Tulips provide a display of color in early spring every year, but as soon as the blooms fade, you’re left with a mass of unsightly foliage. Although it’s tempting to tidy up the landscape and remove the foliage, the remaining tulip leaves serve an important function that keep your tulips blooming for another year,
Although you can safely remove wilted tulip blooms and attached stems, leave the remaining foliage in place until the leaves die and turn yellow. As soon as the bloom is spent, the green foliage begins absorbing energy, continuing to benefit from the sunlight until the foliage dies down in mid to late summer. Without foliage, the tulip bulbs have no way of storing energy to create big, healthy tulip blooms the following spring. Don’t tie or braid the foliage, as this limits the amount of sunshine penetrating the leaves.
Tulip foliage can safely be removed as soon as the yellow foliage comes loose when you tug on the leaves. Pull the foliage from the ground or use garden pruners to cut the foliage just above ground level. Remove the foliage from your garden. Allowing the old foliage to remain in the garden creates a damp atmosphere conducive to disease and pests. Discard the wilted foliage or add it to your compost pile.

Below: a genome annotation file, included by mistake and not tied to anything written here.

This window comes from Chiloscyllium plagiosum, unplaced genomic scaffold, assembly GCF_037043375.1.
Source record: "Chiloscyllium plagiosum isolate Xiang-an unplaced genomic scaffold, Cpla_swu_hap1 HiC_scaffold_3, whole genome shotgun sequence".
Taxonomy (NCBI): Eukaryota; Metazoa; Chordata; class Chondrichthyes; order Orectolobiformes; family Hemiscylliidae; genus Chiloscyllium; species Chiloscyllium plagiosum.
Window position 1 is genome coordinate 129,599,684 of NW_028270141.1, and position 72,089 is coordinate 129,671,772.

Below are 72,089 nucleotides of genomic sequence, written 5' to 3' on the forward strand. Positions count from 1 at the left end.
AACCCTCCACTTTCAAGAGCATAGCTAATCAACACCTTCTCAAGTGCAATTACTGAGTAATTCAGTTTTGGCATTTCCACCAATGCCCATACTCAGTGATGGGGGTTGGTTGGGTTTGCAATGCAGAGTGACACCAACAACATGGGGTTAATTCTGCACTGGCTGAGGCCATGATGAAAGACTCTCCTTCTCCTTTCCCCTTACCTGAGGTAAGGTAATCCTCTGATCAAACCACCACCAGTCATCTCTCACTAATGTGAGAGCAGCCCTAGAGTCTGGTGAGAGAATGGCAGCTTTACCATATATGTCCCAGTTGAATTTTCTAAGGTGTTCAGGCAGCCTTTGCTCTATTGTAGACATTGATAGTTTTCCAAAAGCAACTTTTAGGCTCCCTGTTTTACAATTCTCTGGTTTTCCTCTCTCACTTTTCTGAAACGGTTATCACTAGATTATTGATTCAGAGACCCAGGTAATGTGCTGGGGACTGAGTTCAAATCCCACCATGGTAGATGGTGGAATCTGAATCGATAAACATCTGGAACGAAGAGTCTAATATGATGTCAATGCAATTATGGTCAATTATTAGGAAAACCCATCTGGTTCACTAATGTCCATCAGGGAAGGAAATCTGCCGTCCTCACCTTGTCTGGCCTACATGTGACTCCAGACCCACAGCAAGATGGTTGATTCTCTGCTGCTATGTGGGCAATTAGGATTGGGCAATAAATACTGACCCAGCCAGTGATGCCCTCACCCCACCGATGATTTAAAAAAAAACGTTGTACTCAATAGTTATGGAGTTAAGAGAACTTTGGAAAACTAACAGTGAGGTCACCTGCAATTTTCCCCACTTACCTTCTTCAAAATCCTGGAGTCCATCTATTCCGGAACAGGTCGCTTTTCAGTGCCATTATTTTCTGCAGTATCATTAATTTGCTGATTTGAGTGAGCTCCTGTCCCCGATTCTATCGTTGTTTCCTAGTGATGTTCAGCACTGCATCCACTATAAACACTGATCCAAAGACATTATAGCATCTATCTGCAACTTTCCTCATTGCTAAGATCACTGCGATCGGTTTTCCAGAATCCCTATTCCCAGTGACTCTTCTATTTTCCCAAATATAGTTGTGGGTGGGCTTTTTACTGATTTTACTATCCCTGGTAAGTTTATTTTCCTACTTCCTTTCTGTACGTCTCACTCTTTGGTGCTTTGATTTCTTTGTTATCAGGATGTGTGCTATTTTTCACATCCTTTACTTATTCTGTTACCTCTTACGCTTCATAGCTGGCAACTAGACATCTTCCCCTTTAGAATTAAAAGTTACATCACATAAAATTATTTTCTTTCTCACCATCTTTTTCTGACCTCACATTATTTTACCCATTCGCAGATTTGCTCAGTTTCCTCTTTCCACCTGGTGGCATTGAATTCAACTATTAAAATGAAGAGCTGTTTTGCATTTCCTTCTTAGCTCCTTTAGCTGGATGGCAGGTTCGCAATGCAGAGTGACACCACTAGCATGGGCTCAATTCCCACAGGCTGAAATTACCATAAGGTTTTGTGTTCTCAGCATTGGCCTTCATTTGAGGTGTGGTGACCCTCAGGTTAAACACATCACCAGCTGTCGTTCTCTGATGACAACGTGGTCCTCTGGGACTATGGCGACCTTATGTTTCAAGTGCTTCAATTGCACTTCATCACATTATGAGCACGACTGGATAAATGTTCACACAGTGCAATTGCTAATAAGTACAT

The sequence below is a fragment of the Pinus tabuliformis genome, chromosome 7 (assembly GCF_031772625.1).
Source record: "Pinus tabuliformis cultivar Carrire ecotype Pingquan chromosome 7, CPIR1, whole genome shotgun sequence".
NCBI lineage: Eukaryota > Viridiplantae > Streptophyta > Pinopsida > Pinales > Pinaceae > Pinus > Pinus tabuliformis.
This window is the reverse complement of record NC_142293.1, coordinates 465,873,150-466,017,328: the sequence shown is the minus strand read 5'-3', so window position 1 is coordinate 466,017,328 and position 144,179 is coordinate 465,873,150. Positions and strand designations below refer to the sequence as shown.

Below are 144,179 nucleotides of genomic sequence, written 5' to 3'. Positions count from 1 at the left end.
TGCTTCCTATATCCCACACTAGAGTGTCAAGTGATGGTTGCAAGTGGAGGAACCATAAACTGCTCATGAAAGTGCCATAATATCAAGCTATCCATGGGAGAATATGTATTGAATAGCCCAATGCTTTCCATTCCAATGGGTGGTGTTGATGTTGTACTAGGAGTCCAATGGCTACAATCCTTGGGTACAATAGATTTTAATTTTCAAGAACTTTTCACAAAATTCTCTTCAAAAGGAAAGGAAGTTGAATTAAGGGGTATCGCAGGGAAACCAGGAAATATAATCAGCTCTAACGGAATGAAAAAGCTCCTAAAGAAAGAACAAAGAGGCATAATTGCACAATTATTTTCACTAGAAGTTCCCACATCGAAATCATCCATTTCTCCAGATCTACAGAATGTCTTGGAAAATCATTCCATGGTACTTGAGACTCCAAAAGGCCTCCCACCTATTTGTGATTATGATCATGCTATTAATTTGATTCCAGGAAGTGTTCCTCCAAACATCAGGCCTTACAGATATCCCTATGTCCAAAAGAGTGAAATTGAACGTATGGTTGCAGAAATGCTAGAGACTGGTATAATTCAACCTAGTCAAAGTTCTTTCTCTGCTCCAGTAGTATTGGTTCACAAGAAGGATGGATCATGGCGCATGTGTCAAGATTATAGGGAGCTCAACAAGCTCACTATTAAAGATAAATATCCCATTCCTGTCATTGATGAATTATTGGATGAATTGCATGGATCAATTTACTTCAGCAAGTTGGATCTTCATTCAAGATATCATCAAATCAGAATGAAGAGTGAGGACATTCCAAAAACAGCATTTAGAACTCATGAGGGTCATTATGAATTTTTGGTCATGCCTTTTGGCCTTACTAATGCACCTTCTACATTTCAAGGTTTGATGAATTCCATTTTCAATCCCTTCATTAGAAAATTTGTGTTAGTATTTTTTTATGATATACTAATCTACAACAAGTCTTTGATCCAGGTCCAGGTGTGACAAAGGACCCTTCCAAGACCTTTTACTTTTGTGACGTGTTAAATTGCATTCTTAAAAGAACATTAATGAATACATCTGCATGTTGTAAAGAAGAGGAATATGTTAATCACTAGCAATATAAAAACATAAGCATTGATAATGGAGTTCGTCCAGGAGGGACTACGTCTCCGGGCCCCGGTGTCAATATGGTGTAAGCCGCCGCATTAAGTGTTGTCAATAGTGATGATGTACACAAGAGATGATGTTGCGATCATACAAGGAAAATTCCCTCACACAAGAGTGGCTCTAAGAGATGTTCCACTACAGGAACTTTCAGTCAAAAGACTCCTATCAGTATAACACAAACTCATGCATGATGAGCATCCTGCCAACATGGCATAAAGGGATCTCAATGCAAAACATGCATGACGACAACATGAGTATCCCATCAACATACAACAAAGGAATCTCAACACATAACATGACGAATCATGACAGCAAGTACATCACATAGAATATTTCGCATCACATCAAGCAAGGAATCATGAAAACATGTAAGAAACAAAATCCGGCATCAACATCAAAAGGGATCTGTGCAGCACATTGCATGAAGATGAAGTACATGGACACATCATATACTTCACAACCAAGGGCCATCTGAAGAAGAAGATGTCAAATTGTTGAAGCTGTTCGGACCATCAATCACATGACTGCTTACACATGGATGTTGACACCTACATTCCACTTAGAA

Camouflage wilting foliage by planting tulip bulbs behind low-growing shrubs, such as Japanese barberry. Hosta is a good choice for hiding tulip foliage, as the tulips will be finished blooming and the foliage easily hidden by new hosta shoots emerging after winter dormancy. Alternatively, hide the tulip foliage with colorful annuals such as petunias or geraniums.
Tulips grow and bloom for several years. The bulbs multiply rapidly and benefit from division when the tulips become crowded. Use a garden fork to dig the bulbs after the yellow foliage is removed, and then store the bulbs in a well-ventilated place. Divide the dried bulbs and replant them in autumn.